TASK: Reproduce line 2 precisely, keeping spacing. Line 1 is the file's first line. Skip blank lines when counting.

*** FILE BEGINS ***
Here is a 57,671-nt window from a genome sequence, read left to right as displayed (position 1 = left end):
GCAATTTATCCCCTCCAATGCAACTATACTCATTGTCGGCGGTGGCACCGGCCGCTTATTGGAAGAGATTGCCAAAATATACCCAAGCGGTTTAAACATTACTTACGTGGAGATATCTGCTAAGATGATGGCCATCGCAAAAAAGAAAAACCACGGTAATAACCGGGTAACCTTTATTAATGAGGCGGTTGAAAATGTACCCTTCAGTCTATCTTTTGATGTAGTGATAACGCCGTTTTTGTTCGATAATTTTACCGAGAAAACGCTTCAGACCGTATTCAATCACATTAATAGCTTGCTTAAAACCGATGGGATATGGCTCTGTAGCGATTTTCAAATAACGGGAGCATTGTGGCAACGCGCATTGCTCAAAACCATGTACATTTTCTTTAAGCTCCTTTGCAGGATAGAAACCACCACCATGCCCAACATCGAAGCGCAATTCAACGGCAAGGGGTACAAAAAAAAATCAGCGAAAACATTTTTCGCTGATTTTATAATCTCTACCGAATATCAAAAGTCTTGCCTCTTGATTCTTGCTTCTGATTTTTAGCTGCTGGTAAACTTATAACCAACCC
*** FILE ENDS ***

GCAATTTATCCCCTCCAATGCAACTATACTCATTGTCGGCGGTGGCACCGGCCGCTTATTGGAAGAGATTGCCAAAATATACCCAAGCGGTTTAAACATTACTTACGTGGAGATATCTGCTAAGATGATGGCCATCGCAAAAAAGAAAAACCACGGTAATAACCGGGTAACCTTTATTAATGAGGCGGTTGAAAATGTACCCTTCAGTCTATCTTTTGATGTAGTGATAACGCCGTTTTTGTTCGATAATTTTACCGAGAAAACGCTTCAGACCGTATTCAATCACATTAATAGCTTGCTTAAAACCGATGGGATATGGCTCTGTAGCGATTTTCAAATAACGGGAGCATTGTGGCAACGCGCATTGCTCAAAACCATGTACATTTTCTTTAAGCTCCTTTGCAGGATAGAAACCACCACCATGCCCAACATCGAAGCGCAATTCAACGGCAAGGGGTACAAAAAAAAATCAGCGAAAACATTTTTCGCTGATTTTATAATCTCTACCGAATATCAAAAGTCTTGCCTCTTGATTCTTGCTTCTGATTTTTAGCTGCTGGTAAACTTATAACCAACCC